Slaying Trauma: A Pop Culture Healing Journey

7 min read

Buffy Summers, the ultimate high school superhero who traded prom dresses for stakes, and makeup for monster hunting, was the chosen slayer destined to protect the world from vampires and demons, all while navigating the perilous halls of Sunnydale High. She is also part of a decades-long love story that became the means for poet Erik-John Fuhrer to process their past trauma. The poems in Gellar Studies (2023), Fuhrer’s latest collection, are the doorways to a realm where personal stories meld with iconic cultural symbols, providing a fresh perspective on the complexities of trauma and the potential for profound catharsis.

“Locked Inside” seamlessly weaves together a deeply personal account with the cultural iconography of Buffy the Vampire Slayer, leveraging the narrative backdrop of the iconic television series to dissect and navigate the intricate mesh of sexuality, masculinity, and the repercussions of traumatic encounters. “For Those Whose Horror Was Locked Inside” reimagines the scream queen trope from horror films, traditionally a symbol of fear and victimization, as a powerful vehicle for processing and transcending familial trauma. These two poems—as the second and penultimate—serve to frame the collection. Together, they underscore the profound impact of pop culture narrative as a means of personal catharsis.

Coming to Terms With One’s Own Reactions

“Locked Inside Forever” begins with a declaration of love, not in the conventional sense of romantic or physical desire, but rather, a yearning to emulate the strength, confidence, and beauty embodied by the character of Buffy, brought to life by Sarah Michelle Gellar. The poem unearths how Fuhrer’s love for and desire to be like Buffy coincided with the increasingly visible pressure to adhere to traditional gender norms in the middle school years. This love—so different from the hetero-patriarchal “be a f*cking ‘man’ kind of Love”—becomes a source of secrecy and shame that has to be “locked inside.”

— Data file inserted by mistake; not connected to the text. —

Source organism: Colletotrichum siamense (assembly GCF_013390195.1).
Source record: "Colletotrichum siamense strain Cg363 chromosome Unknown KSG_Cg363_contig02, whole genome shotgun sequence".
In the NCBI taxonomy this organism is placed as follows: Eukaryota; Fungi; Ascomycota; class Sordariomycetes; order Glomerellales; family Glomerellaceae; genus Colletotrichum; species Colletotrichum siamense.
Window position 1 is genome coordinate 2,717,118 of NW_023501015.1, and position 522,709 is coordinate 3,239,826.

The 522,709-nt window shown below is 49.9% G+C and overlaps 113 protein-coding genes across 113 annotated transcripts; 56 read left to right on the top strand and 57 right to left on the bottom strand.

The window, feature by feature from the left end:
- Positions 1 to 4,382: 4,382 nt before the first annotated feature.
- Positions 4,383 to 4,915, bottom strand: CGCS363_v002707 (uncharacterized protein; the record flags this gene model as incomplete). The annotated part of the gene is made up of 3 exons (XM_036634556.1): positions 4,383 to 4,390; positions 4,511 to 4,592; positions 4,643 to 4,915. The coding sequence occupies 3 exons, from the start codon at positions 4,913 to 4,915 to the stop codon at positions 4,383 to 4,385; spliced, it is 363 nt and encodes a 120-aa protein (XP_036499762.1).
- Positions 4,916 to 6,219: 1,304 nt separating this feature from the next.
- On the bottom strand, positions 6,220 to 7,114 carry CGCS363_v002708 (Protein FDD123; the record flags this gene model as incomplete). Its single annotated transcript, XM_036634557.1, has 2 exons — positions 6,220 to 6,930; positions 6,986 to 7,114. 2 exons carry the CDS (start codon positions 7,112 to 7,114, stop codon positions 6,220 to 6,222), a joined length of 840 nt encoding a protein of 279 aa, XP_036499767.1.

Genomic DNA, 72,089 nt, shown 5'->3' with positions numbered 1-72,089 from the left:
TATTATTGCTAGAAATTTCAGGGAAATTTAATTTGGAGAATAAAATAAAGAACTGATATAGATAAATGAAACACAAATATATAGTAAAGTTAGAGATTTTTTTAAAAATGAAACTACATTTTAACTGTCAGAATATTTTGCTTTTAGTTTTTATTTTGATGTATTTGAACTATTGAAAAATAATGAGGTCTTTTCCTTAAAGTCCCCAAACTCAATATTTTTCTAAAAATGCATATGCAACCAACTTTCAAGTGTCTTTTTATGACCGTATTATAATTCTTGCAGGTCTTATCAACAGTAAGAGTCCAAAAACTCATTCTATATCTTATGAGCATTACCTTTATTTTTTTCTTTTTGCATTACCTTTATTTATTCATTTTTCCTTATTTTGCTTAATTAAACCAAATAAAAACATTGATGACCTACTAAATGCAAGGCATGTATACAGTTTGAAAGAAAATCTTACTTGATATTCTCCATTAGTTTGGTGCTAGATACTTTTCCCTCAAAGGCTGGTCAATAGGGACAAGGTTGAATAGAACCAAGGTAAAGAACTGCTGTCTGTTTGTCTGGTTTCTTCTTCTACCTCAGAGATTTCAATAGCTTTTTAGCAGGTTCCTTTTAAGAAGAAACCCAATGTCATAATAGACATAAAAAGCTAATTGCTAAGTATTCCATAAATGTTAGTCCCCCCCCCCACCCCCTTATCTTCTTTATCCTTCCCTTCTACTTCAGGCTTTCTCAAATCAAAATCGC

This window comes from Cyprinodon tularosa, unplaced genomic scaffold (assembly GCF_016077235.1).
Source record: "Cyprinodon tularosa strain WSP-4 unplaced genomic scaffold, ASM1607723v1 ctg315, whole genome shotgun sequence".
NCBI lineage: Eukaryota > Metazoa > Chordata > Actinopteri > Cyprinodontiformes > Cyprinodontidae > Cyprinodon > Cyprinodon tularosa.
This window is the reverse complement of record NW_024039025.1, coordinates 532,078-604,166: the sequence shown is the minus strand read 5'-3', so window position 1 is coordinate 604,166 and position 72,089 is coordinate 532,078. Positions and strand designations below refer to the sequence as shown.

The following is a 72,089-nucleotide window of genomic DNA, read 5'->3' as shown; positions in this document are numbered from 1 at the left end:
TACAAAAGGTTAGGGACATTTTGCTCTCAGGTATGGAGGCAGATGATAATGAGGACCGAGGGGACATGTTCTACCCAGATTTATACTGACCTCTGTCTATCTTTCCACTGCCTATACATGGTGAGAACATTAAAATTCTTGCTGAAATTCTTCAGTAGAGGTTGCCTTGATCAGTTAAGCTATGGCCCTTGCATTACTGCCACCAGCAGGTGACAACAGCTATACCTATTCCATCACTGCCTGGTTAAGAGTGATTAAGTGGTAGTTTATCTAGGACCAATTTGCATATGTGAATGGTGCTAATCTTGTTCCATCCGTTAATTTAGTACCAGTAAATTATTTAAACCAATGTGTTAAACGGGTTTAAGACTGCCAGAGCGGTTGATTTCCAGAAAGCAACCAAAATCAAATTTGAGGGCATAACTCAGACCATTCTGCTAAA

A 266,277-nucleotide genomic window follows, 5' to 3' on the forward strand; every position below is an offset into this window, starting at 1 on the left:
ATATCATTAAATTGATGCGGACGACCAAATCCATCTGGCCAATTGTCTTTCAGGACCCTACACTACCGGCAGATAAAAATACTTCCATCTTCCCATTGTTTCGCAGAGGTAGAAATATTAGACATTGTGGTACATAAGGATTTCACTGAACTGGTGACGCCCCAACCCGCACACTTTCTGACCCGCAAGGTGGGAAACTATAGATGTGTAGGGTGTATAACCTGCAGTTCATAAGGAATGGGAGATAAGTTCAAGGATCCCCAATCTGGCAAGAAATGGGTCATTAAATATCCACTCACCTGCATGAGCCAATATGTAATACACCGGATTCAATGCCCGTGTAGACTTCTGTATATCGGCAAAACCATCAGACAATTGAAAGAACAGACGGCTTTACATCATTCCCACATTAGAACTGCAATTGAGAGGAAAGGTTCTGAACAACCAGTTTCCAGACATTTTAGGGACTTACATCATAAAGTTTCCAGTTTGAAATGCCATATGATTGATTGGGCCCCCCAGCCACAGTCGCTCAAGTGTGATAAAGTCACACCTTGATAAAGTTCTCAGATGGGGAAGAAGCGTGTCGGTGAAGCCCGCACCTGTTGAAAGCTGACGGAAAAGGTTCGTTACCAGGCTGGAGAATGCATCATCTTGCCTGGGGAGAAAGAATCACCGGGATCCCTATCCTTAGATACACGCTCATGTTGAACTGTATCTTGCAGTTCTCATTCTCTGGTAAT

At its core, the poem discloses a traumatic episode etched into Fuhrer’s middle school years—an unfounded accusation of same-sex kissing that triggered a chain reaction of bullying, isolation, and victimization. In unflinching honesty, Fuhrer unfurls the role played by toxic masculinity and gaslighting in the perpetuation of this cycle of abuse. The Social Studies teacher’s and principal’s responses are either bullying in themselves or negligent: “Be a man,” “Fight back,” the Social Studies teacher says, doubling down on toxic masculinity; “Boys will be boys,” the principal lobs, further perpetuating the experience of silence and shame.

Buffy’s fictional battles against supernatural forces become a lens through which Fuhrer then processes and frames their own response to this gaslighting and bullying. When the boys in chorus pull Fuhrer’s head down toward one boy’s crotch, Fuhrer instinctively fights back, only to be beaten by the students and suspended by the principal. Decades later, Fuhrer uses Buffy’s unwavering defense against evil to retell and reframe their involuntary and desperate response to physical assault. The slight puncturing of the boy’s shoulder by Fuhrer’s pencil—still in hand from doing vocab homework—during the initial assault becomes, in the poet’s mind, one and the same as Buffy burning down the gym to kill the vampires. Fuhrer contemplates how the bullying and assault reshape their body from a symbol of personal agency and identity into an object that invokes both desire and repulsion, ultimately reducing it to a dehumanized state described as nothing more than “meat.” When the bullying, assault, and gaslighting are reframed within the context of vampiric evil, Fuhrer gains a deeper understanding of and comes to terms with their own reactions: “My only choice / was to stake. / Not intentionally. / But perhaps / Buffy had / prepared me.” Buffy the Vampire Slayer serves as a lens through which to work through the past and gain the voice stifled, locked inside, by societal norms and gaslighting.

Marcos Paulo Prado / Unsplash

Marcos Paulo Prado / Unsplash

Finding a Voice